‘Change should come from each one of us’

Anjali Jhangiani
Friday, 18 August 2017

While some might say they are India’s answer to One Direction, the band’s manager seems to think they’re more like The Beatles. The pretty and talented foursome have come a long way since they started uploading their renditions of old Hindi classics on YouTube. The band consists of Sanam Puri on lead vocals, Samar Puri who plays the lead guitar, Venky S on bass guitar, and Keshav Dhanraj on the drums.

Sanam, the band, is using their celebrity status to shed light on social issues that need to be talked about in society.

While some might say they are India’s answer to One Direction, the band’s manager seems to think they’re more like The Beatles. The pretty and talented foursome have come a long way since they started uploading their renditions of old Hindi classics on YouTube. The band consists of Sanam Puri on lead vocals, Samar Puri who plays the lead guitar, Venky S on bass guitar, and Keshav Dhanraj on the drums.

As they arrived in the city a few days before their performance at the second edition of Virsaa, a music festival by Trustfort Events, to be held on August 19, at The Westin, we caught up with them to have a chat about issues that are close to their hearts.

An alarming male-female ratio
Last month, the band launched a campaign by eBay India titled #NoWorldWithoutGirls. A video was made by the band to throw light on how female infanticide is still prevalent in modern society, and it is devastating. Talking about being a part of this, Sanam says, “We did a song titled Lakshya.

A lot of people listen to our music, and if we have a message, they will hear that too. We feel like it is our responsibility to sensitise our audience about issues that matter to us.”

Venky adds, “This was the first song we made with a video focusing on a particular social issue — female infanticide and pre-natal sex determination. It is important for us, as individuals, to be more aware about social concerns.”

Keshav talks about an article he recently read about a village in India with less than 20 women and a few thousand men. “This kind of difference in male-female ratio is quite alarming,” says the band in unison. “People kill their babies just because they are female,” says Samar, as Keshav adds, “I believe that India ranks very low, quite close to the bottom of the list, of countries with a high difference in male-female ratio.”

Using their celebrity status
The band shares that they will be making a conscious effort to release more inspiring songs about social causes. “The next song we did was Shama Hai Jali, a motivational track released just before Independence Day. We are definitely going to make more songs like this to spread light,” says Venky.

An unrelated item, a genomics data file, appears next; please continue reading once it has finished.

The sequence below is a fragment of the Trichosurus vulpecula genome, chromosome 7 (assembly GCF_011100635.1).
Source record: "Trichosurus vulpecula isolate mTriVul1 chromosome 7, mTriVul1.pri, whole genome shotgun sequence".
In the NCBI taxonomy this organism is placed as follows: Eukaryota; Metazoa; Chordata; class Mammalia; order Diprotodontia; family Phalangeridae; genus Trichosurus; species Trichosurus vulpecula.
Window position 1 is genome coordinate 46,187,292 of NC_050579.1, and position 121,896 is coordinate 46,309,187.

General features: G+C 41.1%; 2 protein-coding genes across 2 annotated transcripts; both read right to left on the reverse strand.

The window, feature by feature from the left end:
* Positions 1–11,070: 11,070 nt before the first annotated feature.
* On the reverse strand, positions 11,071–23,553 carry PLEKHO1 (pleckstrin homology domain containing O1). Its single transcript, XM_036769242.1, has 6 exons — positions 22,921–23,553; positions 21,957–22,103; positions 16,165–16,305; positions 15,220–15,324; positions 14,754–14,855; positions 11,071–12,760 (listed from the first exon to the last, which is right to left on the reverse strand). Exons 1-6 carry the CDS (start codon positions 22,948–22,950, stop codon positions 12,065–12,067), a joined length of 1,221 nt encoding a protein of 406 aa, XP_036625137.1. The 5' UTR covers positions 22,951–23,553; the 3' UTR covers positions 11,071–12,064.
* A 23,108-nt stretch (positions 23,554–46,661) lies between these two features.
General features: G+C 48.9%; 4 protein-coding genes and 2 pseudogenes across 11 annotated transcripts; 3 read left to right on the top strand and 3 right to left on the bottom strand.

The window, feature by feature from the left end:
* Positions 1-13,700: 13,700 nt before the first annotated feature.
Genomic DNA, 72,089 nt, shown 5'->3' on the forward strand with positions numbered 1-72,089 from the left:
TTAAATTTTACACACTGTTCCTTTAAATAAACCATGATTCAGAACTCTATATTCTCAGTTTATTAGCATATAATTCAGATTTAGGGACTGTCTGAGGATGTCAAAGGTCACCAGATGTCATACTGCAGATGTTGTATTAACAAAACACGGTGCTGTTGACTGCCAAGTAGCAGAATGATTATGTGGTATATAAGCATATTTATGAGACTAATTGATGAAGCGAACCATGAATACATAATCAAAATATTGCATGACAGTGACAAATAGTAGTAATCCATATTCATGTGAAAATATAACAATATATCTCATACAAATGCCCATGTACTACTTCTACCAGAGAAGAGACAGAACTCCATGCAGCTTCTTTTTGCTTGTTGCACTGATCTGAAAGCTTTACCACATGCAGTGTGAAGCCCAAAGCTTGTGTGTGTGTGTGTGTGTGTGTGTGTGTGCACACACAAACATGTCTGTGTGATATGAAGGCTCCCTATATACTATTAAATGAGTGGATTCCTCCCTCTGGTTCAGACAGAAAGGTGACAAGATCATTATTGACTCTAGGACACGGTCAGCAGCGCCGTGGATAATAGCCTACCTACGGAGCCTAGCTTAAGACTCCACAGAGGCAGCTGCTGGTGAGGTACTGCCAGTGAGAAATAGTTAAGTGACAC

They are using their interactions with the media to highlight social concerns. “We have a YouTube channel, where we can reach out to our fans, but by talking about the issues we care about at media interactions, we want to make the awareness spread further and wider,” says Keshav.

Empathy is important
“I can tell you personally, since childhood, if I see someone in pain, I can’t sleep at night. I have that empathy. All of us (in the band) have that. We’re very sensitive about people, we feel their pain. We are also very grateful for what we have. We want everybody to feel the same way — grateful for the life they have,” says Sanam.

Keshav points out, “People tend to ignore things like these because it is happening in someone else’s house and it’s not their problem so they ignore it. And everyone ignores the problem. Change should come from each of us. We have to stop ignoring issues. Our message is that nobody is stopping you from being kind and helping out others. One act of kindness can change someone’s life. You don’t need to change anybody else, you have to start by changing yourself.”

Families need to love again
In the light of the horrific suicides by teenagers participating in a deadly game called Blue Whale, we asked the band where they think a line should be drawn in search for external validation.

Sanam shares, “Universally we all know what we are doing wrong. Like smoking, you know it’s bad but you still do it. You have to have self control. Why would you want to enter a dangerous territory when you know it’s wrong and it will leave your family devastated? Who would feel the pain when you are hospitalised or not there anymore? It’s the people who love you, it’s your family.”

While Venky thinks that parental control is vital, and that there should be a confidant in every family with whom kids can share what they feel, Samar points out that nowadays families don’t have time to spend with each other and hence children find the need to look for the love they are missing at home in external validation and false admiration on the Internet.

The band advises youngsters not to start a channel, or upload a video hoping that it will get viral. “To become a successful artist through the Internet, like any other platform, takes a lot of hard work, persistence and patience. Don’t do it for fame. Do it for something you love. Don’t do it thinking that this video is going to become viral and I’m going to become famous, earn money, and buy property. Just do it because it will give you happiness. If you spread love and happiness, it will come back to you in some way or another,” says Sanam.

ST Reader Service
Sanam, the band, will perform at the Virsaa music festival, to be held at The Westin, Koregaon Park, today, 7.30 pm

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